Bare Face Feature: Laura Ganci

Laura is this over-the-top-talented musician/singer/songwriter/artist who grew up in the same town as me. She was a few grades behind me, but we still somehow always ended circling in similar groups of people. Although I don’t know her very well, there are some things I do know about her. She is loyal. She is a very hard worker. She is loving and she has amazing friends. She and her twin sister Nina are inseparable. She loves her family. She is an artist through and through. She is extremely talented, and I am so honored that she wanted to share a little part of her story with us and this project.

Her message is so profound, talking about where this uncovered beauty began, where it has gotten hidden, and to why she chooses to let it free again ..

 

Thank you Laura for sharing with us. Your words resonate with so many.

 

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Laura is a Boston based singer-songwriter.
Check out her latest musical collaboration with her multi-talented sister, Nina Ganci: American Echoes.

this is not an anti-makeup campaign…

Ok. So I feel like this post was bound to happen, and I am making the decision to write about it now and clear the air at the very start of this project.

If you are at all connected to social media, you have heard of the #nomakeupselfies. I love this idea and it was actually the no makeup selfies that kicked me in the ass to finally move forward with this project that I had been lightly touching upon for a year now. But I recently read a TIME magazine article that pretty much completely bashes the entire concept, even stating that the project is suggesting that sharing a non-made up selfie is as brave as fighting cancer. I too wondered about what exactly non-made-up faces had to do with fighting cancer. I had also wondered in the past what posting the color of your bra as a cryptic Facebook status had to do with cancer as well. Or men growing mustaches for prostate cancer awareness… It seems as though there is this trend of creating a viral type social media fad in hopes of creating awareness of some sort, even if one thing has nothing to do with the other. And most of the time it works (sort of, when autocorrect doesn’t change the hashtag.. as the article mentions). Here’s the thing: Bravery is relative.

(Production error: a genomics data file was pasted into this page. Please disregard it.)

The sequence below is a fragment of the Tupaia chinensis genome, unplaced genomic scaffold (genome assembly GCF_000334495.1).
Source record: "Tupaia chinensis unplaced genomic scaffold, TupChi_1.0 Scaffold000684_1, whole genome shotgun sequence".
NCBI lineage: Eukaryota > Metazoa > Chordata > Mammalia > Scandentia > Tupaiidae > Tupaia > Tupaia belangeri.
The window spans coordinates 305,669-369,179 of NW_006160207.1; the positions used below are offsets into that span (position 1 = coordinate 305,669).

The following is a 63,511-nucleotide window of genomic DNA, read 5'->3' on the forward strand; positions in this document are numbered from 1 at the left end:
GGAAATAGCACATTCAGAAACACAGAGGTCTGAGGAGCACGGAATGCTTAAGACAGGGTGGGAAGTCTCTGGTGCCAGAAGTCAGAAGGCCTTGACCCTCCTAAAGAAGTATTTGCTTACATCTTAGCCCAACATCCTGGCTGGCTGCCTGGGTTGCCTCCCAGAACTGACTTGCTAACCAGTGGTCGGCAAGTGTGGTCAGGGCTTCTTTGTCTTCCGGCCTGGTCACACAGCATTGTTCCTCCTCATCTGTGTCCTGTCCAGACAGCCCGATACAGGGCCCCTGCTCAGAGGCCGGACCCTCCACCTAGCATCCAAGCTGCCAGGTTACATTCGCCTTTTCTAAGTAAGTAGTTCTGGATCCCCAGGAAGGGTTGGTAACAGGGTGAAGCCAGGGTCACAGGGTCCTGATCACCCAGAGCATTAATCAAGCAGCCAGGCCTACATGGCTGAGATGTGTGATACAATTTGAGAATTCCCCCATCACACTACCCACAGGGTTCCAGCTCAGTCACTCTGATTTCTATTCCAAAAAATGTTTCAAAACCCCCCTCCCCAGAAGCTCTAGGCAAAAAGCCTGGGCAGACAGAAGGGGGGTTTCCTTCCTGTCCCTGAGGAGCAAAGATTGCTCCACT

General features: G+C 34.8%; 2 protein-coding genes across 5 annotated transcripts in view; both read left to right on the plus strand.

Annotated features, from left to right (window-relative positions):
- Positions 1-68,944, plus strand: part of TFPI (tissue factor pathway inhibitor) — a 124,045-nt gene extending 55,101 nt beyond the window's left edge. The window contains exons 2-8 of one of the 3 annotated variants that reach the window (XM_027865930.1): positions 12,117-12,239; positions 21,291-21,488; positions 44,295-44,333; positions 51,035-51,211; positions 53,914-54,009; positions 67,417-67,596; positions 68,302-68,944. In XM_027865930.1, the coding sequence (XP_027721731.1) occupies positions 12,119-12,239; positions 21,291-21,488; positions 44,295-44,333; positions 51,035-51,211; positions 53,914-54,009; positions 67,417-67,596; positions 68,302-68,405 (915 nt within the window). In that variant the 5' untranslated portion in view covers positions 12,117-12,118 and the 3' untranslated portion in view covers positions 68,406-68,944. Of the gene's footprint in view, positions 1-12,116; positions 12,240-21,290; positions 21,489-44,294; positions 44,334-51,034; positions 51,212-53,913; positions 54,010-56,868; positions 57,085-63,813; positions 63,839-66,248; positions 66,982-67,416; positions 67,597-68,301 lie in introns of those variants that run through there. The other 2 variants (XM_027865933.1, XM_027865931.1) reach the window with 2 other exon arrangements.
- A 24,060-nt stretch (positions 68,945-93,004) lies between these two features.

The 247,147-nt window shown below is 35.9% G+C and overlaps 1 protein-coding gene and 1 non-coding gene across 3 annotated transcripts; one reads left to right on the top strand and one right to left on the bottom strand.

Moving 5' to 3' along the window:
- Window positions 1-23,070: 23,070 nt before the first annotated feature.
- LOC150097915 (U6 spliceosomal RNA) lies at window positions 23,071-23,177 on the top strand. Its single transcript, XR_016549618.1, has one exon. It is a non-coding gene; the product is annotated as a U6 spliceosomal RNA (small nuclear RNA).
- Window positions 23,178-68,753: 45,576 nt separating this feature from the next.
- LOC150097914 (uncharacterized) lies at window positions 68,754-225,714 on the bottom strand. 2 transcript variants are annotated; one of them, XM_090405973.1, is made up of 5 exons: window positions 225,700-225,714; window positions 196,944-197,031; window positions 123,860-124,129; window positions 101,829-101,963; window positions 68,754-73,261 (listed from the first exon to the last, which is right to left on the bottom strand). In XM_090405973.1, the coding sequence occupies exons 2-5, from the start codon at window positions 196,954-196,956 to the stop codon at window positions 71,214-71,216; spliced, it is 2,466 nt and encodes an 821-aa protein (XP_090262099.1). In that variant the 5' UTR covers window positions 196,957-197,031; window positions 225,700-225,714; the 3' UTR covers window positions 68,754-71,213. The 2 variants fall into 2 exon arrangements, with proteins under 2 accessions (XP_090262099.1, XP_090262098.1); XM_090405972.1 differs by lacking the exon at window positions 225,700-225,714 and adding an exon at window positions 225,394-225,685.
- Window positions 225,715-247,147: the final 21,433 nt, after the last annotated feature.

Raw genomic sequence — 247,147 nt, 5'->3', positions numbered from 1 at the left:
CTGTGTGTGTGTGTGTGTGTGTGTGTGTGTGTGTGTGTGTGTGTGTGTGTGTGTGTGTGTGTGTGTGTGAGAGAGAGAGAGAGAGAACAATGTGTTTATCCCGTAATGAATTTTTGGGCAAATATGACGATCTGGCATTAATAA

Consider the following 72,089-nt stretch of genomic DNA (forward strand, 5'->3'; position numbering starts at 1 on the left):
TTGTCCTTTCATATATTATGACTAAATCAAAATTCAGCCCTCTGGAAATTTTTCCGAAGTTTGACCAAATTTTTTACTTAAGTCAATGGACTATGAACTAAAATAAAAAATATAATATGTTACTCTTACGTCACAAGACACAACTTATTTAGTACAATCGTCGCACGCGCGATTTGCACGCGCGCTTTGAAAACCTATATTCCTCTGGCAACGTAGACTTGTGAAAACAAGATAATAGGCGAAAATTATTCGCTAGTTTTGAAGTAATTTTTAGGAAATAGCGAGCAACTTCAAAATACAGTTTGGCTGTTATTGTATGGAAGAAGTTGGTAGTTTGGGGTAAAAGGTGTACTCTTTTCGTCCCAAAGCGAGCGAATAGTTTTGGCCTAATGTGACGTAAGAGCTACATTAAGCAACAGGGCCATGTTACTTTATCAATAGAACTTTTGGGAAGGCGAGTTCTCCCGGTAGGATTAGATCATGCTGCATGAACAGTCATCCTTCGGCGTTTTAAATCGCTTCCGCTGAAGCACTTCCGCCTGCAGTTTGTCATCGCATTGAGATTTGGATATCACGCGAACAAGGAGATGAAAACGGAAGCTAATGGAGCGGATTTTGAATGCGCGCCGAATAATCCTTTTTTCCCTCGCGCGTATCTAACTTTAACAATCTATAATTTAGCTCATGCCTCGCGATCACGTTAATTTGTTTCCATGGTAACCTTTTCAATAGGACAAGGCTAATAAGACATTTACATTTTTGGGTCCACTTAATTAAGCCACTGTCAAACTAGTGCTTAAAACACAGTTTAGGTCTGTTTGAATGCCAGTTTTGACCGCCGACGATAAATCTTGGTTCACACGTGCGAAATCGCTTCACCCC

An incredibly talented photographer, teacher and mentor friend of mine, Michelle Gardella, shared this article from Shape on Dermablend’s new makeup ad on our alumni forum last night, as there are a few of us in the group working on similar projects. If you haven’t seen these videos, watch them.. seriously. I was extremely moved by them and liked the seeing this discussion as an alternate point of view; how makeup, instead of masking one’s self, actually allows someone to see that person for who they really are. It lets them see through the surface, instead of stopping at it. It was interesting because I then shared some of my thoughts on my project so far, expressing how I have had so many people say through the Bare Beauty Project that they really rarely ever wear makeup anyway. So I can’t help but wonder sometimes if some people think the whole bearing your naked face is sort of silly and not quite as brave as some make it out to be (as the TIME article suggests). For some going makeup-less is the norm, and that’s awesome. But for many many people, like both of these women, it is super brave.